Wenner Media hired Methuselah Advisors, the company said, but didn’t say whether Mr Wenner is in talks with any potential suitors.
Founded in 1967, Rolling Stone became a fixture of American pop culture, helping launch the careers of writers and creative artists over 50 years. But like many of its peers, the magazine has steadily lost advertising and readership to nimbler online alternatives over the years.
The announcement comes almost a year after Mr Wenner sold a 49% stake in the magazine to Singapore-based BandLab Technologies, a budding digital music company co-founded by Kuok Meng Ru, the scion of one of Asia’s richest families. BandLab declined to comment on Mr Wenner’s latest statement. When the minority stake in Rolling Stone was sold to BandLab in September 2016, it was the first time Mr Wenner had admitted an outside investor, encapsulating the plight of an industry fighting to stay relevant in an online age.
Social Network Kuok, the third son of Singapore-based agribusiness tycoon Kuok Khoon Hong, graduated from Cambridge University with a mathematics degree and launched BandLab in 2016 as a social network for musicians and fans.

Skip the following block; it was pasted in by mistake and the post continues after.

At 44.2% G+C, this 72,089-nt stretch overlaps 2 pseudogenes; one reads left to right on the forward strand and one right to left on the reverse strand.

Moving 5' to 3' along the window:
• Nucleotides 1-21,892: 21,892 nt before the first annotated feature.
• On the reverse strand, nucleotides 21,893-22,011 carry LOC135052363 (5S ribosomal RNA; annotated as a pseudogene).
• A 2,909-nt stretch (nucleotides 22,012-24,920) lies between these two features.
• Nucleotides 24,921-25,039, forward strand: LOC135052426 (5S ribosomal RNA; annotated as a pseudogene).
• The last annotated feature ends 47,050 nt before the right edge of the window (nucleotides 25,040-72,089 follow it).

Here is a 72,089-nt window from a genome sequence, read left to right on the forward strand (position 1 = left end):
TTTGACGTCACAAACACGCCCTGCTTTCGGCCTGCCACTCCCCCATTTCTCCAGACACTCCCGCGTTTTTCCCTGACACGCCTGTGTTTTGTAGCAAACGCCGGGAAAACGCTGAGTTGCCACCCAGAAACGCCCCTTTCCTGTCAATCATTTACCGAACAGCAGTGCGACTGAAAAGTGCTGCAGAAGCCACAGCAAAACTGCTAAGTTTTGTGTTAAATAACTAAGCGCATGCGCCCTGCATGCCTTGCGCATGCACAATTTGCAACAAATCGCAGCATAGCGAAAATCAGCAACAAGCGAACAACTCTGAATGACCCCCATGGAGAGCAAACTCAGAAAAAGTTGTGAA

The startup is funded by private investors, including Mr Kuok’s father and JamHub, a maker of audio mixers. BandLab, his flagship business, is a cloud-based online community that allows artists to create, collaborate and share their music.
In 2012, Kuok acquired Swee Lee, a sleepy 71-year-old distributor of guitars in Singapore and turned the company into a modern enterprise, selling merchandise online and offering music lessons. It’s now the biggest distributor of instruments and audio equipment in Southeast Asia.
Other acquisitions include Composr, a European iOS and web music-making service, and Mono Creators, the San Francisco-based design studio that creates high-end instrument cases, straps and accessories for musicians. BandLab most recently acquired Chew.tv, a London-based DJ streaming platform, underscoring the efforts of Mr Kuok, 29, to build a global music empire.
Rolling Stone made its mark in the 1970s and 80s with cutting-edge music and political coverage.
Gonzo journalist Hunter S Thompson wrote for Wenner for decades, including publishing first in its pages “Fear and Loathing in Las Vegas.”